It may be worthwhile to have your soil tested, as most soils tend to be alkaline and low in phosphorous. Adding bone meal can help.
Reduce the size of your lawn or turf as much as possible. When planting new turf, or reseeding existing lawns, ask your garden center for water saving species adapted to our area.
For best results, select plants that are native to our region. Use drought-resistant plants. Select plants for their ultimate size. This reduces pruning maintenance.
Trees help to reduce evaporation by blocking wind and shading the soil. For hot, dry areas with south and west exposures, use plants which need only a minimum of water. Along north and east facing areas, slopes and walls, choose plants that like more moisture.
It is very important you do not mix plants with high-and low watering needs in the same planning area.
If compost is gold, mulch is platinum. Cover the soils surface around plants with mulch, such as leaves, course compost, or bark. This helps retain soil moisture and temperature. Organic mulch will slowly incorporate with the soil, and will need more applied from time to time.
Water conservation is the goal, so avoid overwatering. Soaker hoses and drip-irrigation systems offer the easiest and most efficient watering for xeriscape because they deliver water directly to the base of the plant.
This reduces moisture loss from evaporation. They also deliver the water at a slow rate which encourages root absorption and reduces pooling and erosion. In general, it is best to water deeply and less frequently.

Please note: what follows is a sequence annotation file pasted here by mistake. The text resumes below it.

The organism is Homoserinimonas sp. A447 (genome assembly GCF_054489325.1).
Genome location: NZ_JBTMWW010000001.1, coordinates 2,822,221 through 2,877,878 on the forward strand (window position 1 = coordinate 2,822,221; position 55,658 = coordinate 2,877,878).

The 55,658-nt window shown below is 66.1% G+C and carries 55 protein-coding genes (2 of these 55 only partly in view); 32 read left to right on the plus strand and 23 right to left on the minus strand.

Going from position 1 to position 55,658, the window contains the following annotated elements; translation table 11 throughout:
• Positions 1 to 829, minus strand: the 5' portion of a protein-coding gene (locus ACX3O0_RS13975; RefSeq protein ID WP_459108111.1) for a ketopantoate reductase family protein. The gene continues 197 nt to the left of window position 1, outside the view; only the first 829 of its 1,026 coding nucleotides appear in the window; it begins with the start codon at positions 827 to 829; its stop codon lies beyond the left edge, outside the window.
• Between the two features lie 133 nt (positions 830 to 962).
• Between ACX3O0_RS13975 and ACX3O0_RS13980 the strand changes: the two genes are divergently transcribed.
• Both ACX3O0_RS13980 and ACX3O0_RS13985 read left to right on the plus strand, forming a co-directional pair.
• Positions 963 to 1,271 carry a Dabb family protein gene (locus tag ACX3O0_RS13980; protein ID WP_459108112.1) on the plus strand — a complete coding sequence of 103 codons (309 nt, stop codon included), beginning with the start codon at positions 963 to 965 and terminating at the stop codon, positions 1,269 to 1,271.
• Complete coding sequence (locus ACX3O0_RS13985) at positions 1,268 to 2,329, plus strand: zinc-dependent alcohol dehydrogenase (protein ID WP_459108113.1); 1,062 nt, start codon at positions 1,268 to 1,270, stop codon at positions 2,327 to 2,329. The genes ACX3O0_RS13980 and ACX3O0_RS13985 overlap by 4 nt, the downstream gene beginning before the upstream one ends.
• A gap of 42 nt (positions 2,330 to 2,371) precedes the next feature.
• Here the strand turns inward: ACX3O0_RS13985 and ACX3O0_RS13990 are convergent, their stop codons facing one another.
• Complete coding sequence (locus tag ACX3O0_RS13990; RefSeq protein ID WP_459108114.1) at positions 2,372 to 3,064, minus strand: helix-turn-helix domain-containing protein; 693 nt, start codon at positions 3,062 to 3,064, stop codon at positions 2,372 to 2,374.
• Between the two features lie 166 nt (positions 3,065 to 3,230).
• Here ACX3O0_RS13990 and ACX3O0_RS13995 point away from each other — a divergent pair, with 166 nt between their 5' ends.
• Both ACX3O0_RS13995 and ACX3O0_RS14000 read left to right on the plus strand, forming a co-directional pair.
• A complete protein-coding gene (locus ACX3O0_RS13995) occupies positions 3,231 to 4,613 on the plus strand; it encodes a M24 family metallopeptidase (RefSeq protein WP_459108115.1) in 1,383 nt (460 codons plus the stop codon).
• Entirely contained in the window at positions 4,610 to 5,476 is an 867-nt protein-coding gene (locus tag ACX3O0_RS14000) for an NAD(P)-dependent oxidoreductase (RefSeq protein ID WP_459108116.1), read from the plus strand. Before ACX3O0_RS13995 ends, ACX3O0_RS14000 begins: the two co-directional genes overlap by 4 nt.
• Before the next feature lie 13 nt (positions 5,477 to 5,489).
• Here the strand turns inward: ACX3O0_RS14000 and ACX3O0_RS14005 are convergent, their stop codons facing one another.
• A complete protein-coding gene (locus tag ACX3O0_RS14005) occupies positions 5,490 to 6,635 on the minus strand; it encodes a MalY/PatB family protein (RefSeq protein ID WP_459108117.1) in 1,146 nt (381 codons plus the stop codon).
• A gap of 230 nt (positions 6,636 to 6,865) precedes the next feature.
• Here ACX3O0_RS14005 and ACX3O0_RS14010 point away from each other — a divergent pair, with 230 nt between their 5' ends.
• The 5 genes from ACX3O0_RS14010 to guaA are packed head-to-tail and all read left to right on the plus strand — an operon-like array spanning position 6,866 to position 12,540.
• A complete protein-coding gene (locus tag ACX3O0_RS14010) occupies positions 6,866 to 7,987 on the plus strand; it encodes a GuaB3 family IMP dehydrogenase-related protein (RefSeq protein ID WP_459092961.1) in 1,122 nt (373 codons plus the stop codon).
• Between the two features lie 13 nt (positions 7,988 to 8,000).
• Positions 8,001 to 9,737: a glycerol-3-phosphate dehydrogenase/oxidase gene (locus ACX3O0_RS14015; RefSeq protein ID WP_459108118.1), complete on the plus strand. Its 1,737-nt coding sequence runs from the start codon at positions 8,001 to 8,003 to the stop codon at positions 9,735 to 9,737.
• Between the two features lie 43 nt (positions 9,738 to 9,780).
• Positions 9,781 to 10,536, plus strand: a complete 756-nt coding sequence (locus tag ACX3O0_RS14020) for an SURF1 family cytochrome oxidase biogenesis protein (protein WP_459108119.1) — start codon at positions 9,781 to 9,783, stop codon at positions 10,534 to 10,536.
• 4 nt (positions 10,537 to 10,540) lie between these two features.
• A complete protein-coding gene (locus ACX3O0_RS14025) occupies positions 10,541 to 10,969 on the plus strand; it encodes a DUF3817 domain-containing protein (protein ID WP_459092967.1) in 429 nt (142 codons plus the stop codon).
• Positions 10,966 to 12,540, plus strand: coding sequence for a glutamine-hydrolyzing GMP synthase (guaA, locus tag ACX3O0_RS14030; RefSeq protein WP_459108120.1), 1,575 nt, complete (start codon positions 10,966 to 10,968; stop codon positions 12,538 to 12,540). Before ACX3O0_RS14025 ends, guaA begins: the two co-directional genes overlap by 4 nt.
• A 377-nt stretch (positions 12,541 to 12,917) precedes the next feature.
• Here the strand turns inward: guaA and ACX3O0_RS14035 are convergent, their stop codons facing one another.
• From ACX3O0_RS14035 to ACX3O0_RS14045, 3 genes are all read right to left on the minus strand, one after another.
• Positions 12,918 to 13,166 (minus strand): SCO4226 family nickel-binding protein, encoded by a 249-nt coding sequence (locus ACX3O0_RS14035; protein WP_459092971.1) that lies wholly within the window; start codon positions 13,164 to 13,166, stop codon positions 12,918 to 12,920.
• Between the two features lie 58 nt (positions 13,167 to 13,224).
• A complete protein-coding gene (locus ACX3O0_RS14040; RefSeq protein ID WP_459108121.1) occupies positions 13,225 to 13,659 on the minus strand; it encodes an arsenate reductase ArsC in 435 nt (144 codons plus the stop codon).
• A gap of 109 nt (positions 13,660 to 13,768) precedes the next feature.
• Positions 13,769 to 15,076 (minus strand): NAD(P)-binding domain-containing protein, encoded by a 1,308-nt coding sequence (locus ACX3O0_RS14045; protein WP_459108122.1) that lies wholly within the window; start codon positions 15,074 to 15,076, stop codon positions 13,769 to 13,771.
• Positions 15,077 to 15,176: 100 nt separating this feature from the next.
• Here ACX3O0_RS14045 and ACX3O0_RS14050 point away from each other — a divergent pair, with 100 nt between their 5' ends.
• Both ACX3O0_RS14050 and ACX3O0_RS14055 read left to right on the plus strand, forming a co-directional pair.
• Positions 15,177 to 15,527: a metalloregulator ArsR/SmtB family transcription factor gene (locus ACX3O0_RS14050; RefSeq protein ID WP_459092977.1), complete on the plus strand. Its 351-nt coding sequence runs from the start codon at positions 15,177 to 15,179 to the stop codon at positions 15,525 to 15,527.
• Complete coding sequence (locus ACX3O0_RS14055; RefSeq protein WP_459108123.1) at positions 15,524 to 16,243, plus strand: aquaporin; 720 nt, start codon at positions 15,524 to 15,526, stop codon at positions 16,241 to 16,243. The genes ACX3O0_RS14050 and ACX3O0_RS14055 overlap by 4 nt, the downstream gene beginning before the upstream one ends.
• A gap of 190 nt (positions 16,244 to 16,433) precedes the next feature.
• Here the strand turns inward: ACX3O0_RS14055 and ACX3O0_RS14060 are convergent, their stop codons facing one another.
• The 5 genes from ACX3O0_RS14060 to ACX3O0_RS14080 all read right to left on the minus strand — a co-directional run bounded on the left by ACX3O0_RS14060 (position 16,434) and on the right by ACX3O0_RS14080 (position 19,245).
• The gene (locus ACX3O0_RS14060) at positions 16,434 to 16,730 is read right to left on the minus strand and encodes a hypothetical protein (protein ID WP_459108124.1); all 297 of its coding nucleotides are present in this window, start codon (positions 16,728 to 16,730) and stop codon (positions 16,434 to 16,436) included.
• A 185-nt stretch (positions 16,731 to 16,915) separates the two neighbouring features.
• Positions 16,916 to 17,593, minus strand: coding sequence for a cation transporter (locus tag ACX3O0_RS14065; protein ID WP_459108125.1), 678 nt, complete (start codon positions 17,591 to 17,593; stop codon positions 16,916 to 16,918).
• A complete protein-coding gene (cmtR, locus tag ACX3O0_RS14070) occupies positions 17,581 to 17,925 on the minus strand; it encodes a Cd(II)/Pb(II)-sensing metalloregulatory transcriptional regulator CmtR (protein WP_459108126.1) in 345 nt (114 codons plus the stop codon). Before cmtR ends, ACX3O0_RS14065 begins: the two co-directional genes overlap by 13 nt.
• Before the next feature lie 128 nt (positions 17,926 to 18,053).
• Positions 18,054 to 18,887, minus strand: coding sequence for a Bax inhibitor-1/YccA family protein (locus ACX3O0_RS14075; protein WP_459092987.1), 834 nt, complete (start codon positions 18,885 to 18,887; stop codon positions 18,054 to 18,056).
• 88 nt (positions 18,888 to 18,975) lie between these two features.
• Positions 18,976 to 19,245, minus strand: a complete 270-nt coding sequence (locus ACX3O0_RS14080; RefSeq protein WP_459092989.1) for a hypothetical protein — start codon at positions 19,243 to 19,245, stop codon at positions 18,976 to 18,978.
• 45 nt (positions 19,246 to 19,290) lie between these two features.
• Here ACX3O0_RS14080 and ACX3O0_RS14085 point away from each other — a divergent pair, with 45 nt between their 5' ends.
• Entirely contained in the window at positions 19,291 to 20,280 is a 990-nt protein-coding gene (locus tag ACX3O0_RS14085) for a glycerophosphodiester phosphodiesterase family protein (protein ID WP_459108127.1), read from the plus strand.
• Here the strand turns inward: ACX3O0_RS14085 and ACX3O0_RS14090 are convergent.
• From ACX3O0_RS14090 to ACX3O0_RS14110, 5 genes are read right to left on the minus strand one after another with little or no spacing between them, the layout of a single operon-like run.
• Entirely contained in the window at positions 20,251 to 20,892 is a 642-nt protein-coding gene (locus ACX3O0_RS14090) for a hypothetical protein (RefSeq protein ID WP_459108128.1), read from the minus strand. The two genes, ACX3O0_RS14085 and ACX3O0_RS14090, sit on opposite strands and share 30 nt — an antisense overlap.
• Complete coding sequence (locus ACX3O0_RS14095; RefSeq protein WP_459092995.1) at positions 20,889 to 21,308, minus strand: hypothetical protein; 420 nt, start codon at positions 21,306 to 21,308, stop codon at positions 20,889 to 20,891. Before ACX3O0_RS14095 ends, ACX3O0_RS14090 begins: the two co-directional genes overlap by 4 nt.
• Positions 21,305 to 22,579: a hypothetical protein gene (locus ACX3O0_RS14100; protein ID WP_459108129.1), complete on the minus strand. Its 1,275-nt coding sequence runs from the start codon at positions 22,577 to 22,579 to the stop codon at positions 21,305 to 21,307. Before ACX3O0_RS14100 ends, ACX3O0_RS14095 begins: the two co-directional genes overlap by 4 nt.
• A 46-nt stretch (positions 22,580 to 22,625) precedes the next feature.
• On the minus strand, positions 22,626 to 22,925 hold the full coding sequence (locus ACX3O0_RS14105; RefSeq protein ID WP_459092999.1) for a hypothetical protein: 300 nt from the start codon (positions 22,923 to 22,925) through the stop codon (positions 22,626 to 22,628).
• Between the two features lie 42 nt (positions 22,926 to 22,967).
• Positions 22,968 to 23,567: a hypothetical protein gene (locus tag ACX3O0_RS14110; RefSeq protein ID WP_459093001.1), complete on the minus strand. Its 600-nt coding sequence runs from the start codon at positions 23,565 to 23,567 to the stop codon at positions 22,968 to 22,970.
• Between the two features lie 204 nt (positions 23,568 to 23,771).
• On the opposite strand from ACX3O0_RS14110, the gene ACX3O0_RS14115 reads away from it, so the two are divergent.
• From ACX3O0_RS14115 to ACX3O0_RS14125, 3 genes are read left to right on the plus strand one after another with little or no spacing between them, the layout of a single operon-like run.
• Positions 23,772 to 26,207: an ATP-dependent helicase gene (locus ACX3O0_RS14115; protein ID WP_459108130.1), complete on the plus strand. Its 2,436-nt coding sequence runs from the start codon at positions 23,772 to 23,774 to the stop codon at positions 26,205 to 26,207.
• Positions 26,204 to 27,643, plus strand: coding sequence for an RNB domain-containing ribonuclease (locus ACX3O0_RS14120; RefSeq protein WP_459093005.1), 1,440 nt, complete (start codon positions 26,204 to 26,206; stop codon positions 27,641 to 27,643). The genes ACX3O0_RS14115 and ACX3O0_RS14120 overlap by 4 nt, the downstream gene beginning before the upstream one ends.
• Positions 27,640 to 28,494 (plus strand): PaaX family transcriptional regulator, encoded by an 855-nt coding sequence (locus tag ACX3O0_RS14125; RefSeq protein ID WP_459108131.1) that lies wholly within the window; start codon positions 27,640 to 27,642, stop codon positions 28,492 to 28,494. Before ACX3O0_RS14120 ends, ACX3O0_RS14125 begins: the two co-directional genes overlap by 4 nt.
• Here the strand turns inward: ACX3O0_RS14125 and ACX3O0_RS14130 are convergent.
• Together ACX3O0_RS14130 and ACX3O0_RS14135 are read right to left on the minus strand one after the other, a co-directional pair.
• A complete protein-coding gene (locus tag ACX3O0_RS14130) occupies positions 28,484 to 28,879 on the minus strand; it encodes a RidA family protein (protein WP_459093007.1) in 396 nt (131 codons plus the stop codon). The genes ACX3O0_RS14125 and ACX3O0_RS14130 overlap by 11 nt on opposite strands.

Finally, low maintenance is one of the benefits of xeriscape. Keeping the weeds from growing up through the mulch may require some attention. Thickening the layer of mulch will help.
Turf areas should not be cut too short. Taller grass is natural mulch which shades the roots and helps retain moisture.
Avoid over fertilizing.
So now that you are inspired to change your ways and start a xeriscape garden, do you run outside and begin to tear out everything in sight? No.
Do not try and do it all at once. Think about your landscape in pieces. Start with easy, manageable projects.
Consider removing a few feet of the grass along the driveway or sidewalk. Plant some non-thirsty cover plants or small shrubs there instead.
Consider replacing the lawn on steep slopes with a rock garden, tiered wall, or low spreading evergreens. As with pavement buffer plantings, the water that runs down the slope from other parts of the yard will be captured by these plants.
Think ease and economy. Try to re-group flowers and other plants so the yard is organized into different water zones.
Use mulches between shrubs, flowers and in the vegetable garden. Research an inexpensive, labor saving drip or soaker water system for no-turf areas.
Think limits. You may have more lawn than you want. You could remove turf from narrow, hardto-water strips and replace it with pretty, drought-tolerant plants.
Take a walk in your yard. Come up with some ideas of your own. Just be realistic about time and money. Xeriscaping slowly lets you allocate both over a span of years.
Cheryl Potts is a Master Gardener with the University of California Cooperative Extension office in Fairfield. If you have gardening questions, you can call the Master Gardeners office at 784-1322.